UC DAVIS (US) — Shutting down a protein that plays a key role in fat storage may lead to better treatments for obesity and diabetes.
A new study, published online in the early edition of the Proceedings of the National Academy of Sciences, shows mice without the ability to make galectin-12 stored 40 percent less body fat and had increased metabolism and decreased insulin resistance.
“This study for the first time demonstrates the importance of a galectin in energy metabolism,” says senior author Fu-Tong Liu, professor and chair of the department of dermatology at the University of California, Davis.
The breakdown and storage of fat in the body are both tightly controlled processes that involve numerous chemical signals, Liu says.
“In this case, galectin-12 seems to be signaling to fat cells that its time to conserve rather than burn energy,” he says. “If we can interrupt that signal, we have a chance at improving fat metabolism and reducing insulin resistance in patients with obesity and type 2 diabetes.”
Obesity is the number-one predictor for the development of diabetes, a leading cause of death and disability in the United States. An estimated 24 million Americans have the disease. Between 90 and 95 percent of them have type 2 diabetes, and about 80 percent of people with type 2 diabetes are overweight or obese. People with advanced diabetes may experience blindness, require limb amputations, or suffer fatal organ failure.
In its early stages, type 2 diabetes is characterized by insulin resistance. The pancreas is producing insulin, but for unknown reasons the body cannot use the insulin effectively. After several years, insulin production decreases, glucose builds up in the blood and the body cannot make efficient use of its main source of fuel.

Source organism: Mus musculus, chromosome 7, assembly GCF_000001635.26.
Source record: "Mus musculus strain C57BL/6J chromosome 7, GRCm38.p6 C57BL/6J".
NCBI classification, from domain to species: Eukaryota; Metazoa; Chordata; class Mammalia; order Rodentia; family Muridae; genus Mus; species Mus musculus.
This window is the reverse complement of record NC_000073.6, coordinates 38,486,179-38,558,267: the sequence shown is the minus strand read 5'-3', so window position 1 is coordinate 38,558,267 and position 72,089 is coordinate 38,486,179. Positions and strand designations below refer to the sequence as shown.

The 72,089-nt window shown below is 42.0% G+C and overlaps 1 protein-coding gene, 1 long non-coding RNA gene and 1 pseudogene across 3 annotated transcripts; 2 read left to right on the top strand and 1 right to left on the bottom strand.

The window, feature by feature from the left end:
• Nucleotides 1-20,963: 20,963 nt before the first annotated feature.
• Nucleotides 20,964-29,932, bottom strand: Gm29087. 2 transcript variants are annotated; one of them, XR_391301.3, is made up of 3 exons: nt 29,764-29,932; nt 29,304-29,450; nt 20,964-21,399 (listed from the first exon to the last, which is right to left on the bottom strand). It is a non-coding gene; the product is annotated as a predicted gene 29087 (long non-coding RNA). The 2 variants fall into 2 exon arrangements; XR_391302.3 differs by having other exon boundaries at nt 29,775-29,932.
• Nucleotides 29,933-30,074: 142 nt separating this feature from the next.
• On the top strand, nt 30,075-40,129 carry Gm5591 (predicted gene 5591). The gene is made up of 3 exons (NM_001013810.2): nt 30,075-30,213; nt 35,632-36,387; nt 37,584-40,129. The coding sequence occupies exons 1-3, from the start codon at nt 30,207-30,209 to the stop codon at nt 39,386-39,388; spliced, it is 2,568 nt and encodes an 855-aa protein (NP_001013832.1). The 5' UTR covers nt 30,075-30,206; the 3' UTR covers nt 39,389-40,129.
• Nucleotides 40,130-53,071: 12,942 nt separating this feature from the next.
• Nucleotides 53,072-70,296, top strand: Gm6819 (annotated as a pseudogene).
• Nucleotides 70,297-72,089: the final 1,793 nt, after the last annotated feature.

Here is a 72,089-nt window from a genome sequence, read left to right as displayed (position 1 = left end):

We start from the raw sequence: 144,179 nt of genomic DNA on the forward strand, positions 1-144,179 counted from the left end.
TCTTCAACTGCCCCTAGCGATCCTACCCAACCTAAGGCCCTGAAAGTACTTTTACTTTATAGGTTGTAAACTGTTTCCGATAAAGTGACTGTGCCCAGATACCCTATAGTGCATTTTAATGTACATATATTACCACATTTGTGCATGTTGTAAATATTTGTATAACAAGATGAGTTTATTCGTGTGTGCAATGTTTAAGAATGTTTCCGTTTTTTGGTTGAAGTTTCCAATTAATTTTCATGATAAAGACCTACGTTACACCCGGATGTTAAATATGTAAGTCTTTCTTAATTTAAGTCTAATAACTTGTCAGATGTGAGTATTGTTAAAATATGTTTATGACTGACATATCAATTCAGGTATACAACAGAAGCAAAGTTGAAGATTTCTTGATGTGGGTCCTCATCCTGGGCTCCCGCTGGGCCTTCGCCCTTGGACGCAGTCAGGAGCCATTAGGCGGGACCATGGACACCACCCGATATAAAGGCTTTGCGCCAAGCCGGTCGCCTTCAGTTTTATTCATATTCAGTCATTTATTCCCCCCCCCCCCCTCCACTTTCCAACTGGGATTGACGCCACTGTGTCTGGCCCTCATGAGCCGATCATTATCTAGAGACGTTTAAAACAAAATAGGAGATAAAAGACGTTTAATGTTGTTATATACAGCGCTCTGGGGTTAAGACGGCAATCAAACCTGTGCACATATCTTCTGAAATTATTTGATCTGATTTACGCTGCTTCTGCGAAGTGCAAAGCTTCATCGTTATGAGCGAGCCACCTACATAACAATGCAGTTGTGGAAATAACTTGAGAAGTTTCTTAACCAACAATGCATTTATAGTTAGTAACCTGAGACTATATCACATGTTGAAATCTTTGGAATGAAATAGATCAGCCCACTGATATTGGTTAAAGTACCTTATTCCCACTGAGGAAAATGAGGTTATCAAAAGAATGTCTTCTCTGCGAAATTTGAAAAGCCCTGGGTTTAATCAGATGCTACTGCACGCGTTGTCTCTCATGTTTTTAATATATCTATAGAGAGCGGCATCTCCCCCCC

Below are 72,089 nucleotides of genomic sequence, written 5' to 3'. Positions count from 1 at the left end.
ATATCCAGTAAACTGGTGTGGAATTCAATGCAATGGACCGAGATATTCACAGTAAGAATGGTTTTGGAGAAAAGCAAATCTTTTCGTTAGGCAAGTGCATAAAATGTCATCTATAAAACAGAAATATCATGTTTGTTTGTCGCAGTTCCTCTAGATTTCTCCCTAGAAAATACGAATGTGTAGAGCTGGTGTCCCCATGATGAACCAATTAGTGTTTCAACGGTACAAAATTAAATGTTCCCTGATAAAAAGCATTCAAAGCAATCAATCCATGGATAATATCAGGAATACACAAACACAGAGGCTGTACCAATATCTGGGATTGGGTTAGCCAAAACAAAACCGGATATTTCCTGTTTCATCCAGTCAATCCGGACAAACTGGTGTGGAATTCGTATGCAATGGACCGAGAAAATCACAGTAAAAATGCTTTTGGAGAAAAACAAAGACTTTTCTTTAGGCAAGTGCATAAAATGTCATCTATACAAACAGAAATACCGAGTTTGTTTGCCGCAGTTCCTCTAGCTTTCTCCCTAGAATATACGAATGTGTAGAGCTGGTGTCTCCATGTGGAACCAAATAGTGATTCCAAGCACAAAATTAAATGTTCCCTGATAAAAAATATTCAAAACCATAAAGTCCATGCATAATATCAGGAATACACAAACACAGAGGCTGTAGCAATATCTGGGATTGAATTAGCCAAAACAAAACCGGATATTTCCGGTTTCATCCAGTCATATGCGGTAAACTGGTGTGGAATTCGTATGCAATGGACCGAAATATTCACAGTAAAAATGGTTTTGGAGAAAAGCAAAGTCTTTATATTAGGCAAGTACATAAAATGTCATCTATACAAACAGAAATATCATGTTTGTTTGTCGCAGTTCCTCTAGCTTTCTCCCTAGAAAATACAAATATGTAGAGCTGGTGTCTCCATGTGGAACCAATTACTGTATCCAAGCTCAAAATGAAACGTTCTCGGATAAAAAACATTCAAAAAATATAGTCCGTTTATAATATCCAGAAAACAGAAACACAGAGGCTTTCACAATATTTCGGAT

In order to discover potential treatments for type 2 diabetes, Liu and colleagues have been working to understand the chemical signals involved in normal energy metabolism and storage and isolated and cloned the galectin-12 gene 10 years ago.
Since then, studies have shown that the gene is preferentially expressed in fat cells, and that its expression is required for fat-cell differentiation. To enable a focus on specific biological mechanisms associated with galectin-12, they worked with the UC Davis Mouse Biology Program to obtain genetically customized mice that have had individual genes systematically turned off or “knocked out.”
“We decided to create the galectin-12 knockout mice to further clarify the function of this protein in animals,” says associate project scientist Ri-Yao Yang.
Liu, Yang and colleagues examined fat cells from the knockout and control mice, determined percent body fat for each animal, and administered a glucose challenge test to measure insulin resistance.
“When comparing isolated fat cells from normal mice to fat cells from galectin-12 knockout mice, we found that cells from the knockout mice exhibited an increase in fat metabolism and oxygen consumption,” Yang says.
“In addition, the percent of body fat and insulin resistance decreased in the knockout mice as compared to normal mice.”
The study was funded by grants the National Institutes of Health, the Harrison Endowed Chair for Diabetes Research Award, and the Dean’s Office of the UC Davis School of Medicine.
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